Our Old West Adventure Begins
The day after our arrival we headed to the Williams Depot for the train ride. At the far end of the depot area, there was a portrayal of an old west gunfight. It turned out that this was a comedy involving three or four cowboys and the sheriff. For a short presentation, it provided a lot of laughs.
Then it was departure time for the Grand Canyon. We boarded the C car, with aid of a stool placed on the ground by our hostess. It appeared to be a car added to the usual train because the other cars had proper names written across them. The others had names like the Colorado River, the Coconino, the Grand View, etc. Nevertheless, it was air-conditioned and immaculately clean!! There were baggage racks above the seats similar to a bus. There was plenty of room between seats and they were comfortable.
The Train Makes Way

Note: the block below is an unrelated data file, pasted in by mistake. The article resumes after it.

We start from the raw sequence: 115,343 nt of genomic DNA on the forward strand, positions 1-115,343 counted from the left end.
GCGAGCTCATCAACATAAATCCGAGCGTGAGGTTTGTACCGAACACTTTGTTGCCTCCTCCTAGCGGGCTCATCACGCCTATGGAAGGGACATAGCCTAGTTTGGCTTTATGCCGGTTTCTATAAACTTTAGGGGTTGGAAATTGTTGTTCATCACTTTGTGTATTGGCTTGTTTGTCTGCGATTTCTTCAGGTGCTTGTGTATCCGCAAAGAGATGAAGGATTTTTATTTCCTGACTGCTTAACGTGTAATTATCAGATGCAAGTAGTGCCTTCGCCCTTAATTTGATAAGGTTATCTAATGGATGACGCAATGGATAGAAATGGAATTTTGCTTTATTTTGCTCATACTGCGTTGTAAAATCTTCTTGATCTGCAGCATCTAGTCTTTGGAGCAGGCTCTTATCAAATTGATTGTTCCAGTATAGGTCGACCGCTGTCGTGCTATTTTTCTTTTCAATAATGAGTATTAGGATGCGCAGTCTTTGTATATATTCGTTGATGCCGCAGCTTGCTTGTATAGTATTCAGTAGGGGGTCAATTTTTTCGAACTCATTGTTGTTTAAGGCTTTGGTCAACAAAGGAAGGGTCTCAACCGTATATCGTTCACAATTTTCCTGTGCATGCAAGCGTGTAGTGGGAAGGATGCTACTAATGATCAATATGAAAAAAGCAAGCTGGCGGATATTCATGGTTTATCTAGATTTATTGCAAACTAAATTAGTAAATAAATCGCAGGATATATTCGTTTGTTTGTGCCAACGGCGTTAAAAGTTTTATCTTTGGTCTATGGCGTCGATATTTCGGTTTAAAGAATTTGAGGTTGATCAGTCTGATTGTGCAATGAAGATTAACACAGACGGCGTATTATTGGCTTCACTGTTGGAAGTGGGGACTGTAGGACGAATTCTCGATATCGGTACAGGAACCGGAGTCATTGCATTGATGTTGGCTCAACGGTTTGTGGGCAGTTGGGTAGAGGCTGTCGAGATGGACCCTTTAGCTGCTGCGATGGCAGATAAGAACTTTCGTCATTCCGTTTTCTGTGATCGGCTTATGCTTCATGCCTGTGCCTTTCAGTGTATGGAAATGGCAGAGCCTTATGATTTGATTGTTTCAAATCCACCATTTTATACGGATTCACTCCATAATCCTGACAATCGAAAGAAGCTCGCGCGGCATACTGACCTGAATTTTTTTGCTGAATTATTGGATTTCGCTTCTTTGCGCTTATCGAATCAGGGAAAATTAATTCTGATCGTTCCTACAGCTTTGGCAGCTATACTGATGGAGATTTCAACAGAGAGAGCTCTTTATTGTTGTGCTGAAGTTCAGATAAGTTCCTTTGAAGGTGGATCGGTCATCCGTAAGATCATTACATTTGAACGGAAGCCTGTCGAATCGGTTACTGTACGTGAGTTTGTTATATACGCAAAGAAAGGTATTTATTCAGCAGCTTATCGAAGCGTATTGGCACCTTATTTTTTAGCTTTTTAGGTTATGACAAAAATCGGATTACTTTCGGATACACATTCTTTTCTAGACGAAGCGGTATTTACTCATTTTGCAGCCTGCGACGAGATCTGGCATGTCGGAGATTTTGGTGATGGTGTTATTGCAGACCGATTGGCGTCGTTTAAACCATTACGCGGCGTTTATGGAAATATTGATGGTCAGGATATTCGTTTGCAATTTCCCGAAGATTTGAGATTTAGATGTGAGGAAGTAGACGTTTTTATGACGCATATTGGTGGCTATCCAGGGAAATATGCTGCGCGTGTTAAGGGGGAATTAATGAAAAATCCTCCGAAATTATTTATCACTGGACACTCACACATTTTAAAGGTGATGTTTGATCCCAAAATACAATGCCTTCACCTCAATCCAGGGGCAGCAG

With the toots of the locomotive's horn and costumed people waving goodbye from the platform, we were off. The train would move toward the Grand Canyon National Park at no more than 40 miles an hour on a standard gauge track. Because this mountainous area has some rather sharp curves, the GCR has a speed limit to guarantee passenger safety. From January 10, 1989, to July 1990 the Grand Canyon Railway refurbished the train cars and locomotives and refurbished the tracks, ties, and bridges the entire way. The scenery is so untouched by the human hand that one cannot but imagine early travelers on horseback viewing the place in utter awe. Why would you want to go faster? There were a few small structures along the way, but aside from that, it was pristine.